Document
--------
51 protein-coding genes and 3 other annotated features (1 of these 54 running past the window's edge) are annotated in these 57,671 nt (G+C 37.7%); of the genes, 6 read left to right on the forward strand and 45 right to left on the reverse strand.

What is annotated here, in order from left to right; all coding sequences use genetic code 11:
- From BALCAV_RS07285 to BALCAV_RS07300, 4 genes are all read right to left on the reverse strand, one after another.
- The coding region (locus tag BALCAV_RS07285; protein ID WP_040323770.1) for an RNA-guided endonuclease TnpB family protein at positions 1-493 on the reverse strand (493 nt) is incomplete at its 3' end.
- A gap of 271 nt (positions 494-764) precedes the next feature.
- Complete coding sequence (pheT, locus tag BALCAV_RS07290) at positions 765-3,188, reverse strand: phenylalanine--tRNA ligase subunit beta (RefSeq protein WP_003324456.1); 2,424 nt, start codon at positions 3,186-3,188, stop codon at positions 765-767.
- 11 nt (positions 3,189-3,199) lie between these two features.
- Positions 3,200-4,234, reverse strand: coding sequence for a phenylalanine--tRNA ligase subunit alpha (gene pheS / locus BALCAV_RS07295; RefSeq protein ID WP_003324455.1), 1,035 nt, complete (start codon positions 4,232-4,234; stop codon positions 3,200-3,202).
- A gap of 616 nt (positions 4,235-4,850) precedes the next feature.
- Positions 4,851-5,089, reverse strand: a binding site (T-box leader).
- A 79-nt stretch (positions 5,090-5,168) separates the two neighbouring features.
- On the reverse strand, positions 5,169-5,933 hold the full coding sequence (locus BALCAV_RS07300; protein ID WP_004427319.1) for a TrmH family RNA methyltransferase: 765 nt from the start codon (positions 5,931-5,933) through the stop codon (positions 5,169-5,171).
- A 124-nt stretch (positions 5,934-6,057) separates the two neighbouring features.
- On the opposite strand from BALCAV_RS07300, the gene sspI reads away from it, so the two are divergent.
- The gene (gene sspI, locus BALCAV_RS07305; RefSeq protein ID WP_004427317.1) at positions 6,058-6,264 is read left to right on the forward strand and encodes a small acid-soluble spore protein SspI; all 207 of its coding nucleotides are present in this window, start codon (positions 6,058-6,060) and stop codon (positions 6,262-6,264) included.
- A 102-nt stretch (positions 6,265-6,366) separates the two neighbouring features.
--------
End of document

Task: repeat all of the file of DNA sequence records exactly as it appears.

51 protein-coding genes and 3 other annotated features (1 of these 54 running past the window's edge) are annotated in these 57,671 nt (G+C 37.7%); of the genes, 6 read left to right on the forward strand and 45 right to left on the reverse strand.

What is annotated here, in order from left to right; all coding sequences use genetic code 11:
- From BALCAV_RS07285 to BALCAV_RS07300, 4 genes are all read right to left on the reverse strand, one after another.
- The coding region (locus tag BALCAV_RS07285; protein ID WP_040323770.1) for an RNA-guided endonuclease TnpB family protein at positions 1-493 on the reverse strand (493 nt) is incomplete at its 3' end.
- A gap of 271 nt (positions 494-764) precedes the next feature.
- Complete coding sequence (pheT, locus tag BALCAV_RS07290) at positions 765-3,188, reverse strand: phenylalanine--tRNA ligase subunit beta (RefSeq protein WP_003324456.1); 2,424 nt, start codon at positions 3,186-3,188, stop codon at positions 765-767.
- 11 nt (positions 3,189-3,199) lie between these two features.
- Positions 3,200-4,234, reverse strand: coding sequence for a phenylalanine--tRNA ligase subunit alpha (gene pheS / locus BALCAV_RS07295; RefSeq protein ID WP_003324455.1), 1,035 nt, complete (start codon positions 4,232-4,234; stop codon positions 3,200-3,202).
- A gap of 616 nt (positions 4,235-4,850) precedes the next feature.
- Positions 4,851-5,089, reverse strand: a binding site (T-box leader).
- A 79-nt stretch (positions 5,090-5,168) separates the two neighbouring features.
- On the reverse strand, positions 5,169-5,933 hold the full coding sequence (locus BALCAV_RS07300; protein ID WP_004427319.1) for a TrmH family RNA methyltransferase: 765 nt from the start codon (positions 5,931-5,933) through the stop codon (positions 5,169-5,171).
- A 124-nt stretch (positions 5,934-6,057) separates the two neighbouring features.
- On the opposite strand from BALCAV_RS07300, the gene sspI reads away from it, so the two are divergent.
- The gene (gene sspI, locus BALCAV_RS07305; RefSeq protein ID WP_004427317.1) at positions 6,058-6,264 is read left to right on the forward strand and encodes a small acid-soluble spore protein SspI; all 207 of its coding nucleotides are present in this window, start codon (positions 6,058-6,060) and stop codon (positions 6,262-6,264) included.
- A 102-nt stretch (positions 6,265-6,366) separates the two neighbouring features.